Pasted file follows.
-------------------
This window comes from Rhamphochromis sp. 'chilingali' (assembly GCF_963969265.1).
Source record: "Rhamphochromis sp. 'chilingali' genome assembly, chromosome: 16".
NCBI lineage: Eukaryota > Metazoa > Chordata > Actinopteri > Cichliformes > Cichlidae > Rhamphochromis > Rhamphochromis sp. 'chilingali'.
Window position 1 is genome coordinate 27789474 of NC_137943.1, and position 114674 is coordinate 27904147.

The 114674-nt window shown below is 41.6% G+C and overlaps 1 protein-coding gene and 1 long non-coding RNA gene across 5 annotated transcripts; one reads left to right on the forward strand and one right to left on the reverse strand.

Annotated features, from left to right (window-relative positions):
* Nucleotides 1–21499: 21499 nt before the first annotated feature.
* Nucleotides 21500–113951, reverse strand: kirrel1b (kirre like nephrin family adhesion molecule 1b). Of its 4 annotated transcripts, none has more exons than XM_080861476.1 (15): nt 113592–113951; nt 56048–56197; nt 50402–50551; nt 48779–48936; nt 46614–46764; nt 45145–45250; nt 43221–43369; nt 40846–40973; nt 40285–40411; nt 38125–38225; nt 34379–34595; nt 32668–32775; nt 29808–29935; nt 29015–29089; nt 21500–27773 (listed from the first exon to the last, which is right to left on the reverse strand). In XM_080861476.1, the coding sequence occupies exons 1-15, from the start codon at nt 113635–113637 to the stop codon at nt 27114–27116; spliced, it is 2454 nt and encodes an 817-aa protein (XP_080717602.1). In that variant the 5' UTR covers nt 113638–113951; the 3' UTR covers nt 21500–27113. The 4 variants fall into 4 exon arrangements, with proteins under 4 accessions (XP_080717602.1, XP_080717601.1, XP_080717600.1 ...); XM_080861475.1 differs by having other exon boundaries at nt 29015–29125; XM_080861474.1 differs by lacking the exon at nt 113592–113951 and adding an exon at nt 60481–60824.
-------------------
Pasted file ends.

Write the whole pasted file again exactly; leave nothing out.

This window comes from Rhamphochromis sp. 'chilingali' (assembly GCF_963969265.1).
Source record: "Rhamphochromis sp. 'chilingali' genome assembly, chromosome: 16".
NCBI lineage: Eukaryota > Metazoa > Chordata > Actinopteri > Cichliformes > Cichlidae > Rhamphochromis > Rhamphochromis sp. 'chilingali'.
Window position 1 is genome coordinate 27789474 of NC_137943.1, and position 114674 is coordinate 27904147.

The 114674-nt window shown below is 41.6% G+C and overlaps 1 protein-coding gene and 1 long non-coding RNA gene across 5 annotated transcripts; one reads left to right on the forward strand and one right to left on the reverse strand.

Annotated features, from left to right (window-relative positions):
* Nucleotides 1–21499: 21499 nt before the first annotated feature.
* Nucleotides 21500–113951, reverse strand: kirrel1b (kirre like nephrin family adhesion molecule 1b). Of its 4 annotated transcripts, none has more exons than XM_080861476.1 (15): nt 113592–113951; nt 56048–56197; nt 50402–50551; nt 48779–48936; nt 46614–46764; nt 45145–45250; nt 43221–43369; nt 40846–40973; nt 40285–40411; nt 38125–38225; nt 34379–34595; nt 32668–32775; nt 29808–29935; nt 29015–29089; nt 21500–27773 (listed from the first exon to the last, which is right to left on the reverse strand). In XM_080861476.1, the coding sequence occupies exons 1-15, from the start codon at nt 113635–113637 to the stop codon at nt 27114–27116; spliced, it is 2454 nt and encodes an 817-aa protein (XP_080717602.1). In that variant the 5' UTR covers nt 113638–113951; the 3' UTR covers nt 21500–27113. The 4 variants fall into 4 exon arrangements, with proteins under 4 accessions (XP_080717602.1, XP_080717601.1, XP_080717600.1 ...); XM_080861475.1 differs by having other exon boundaries at nt 29015–29125; XM_080861474.1 differs by lacking the exon at nt 113592–113951 and adding an exon at nt 60481–60824.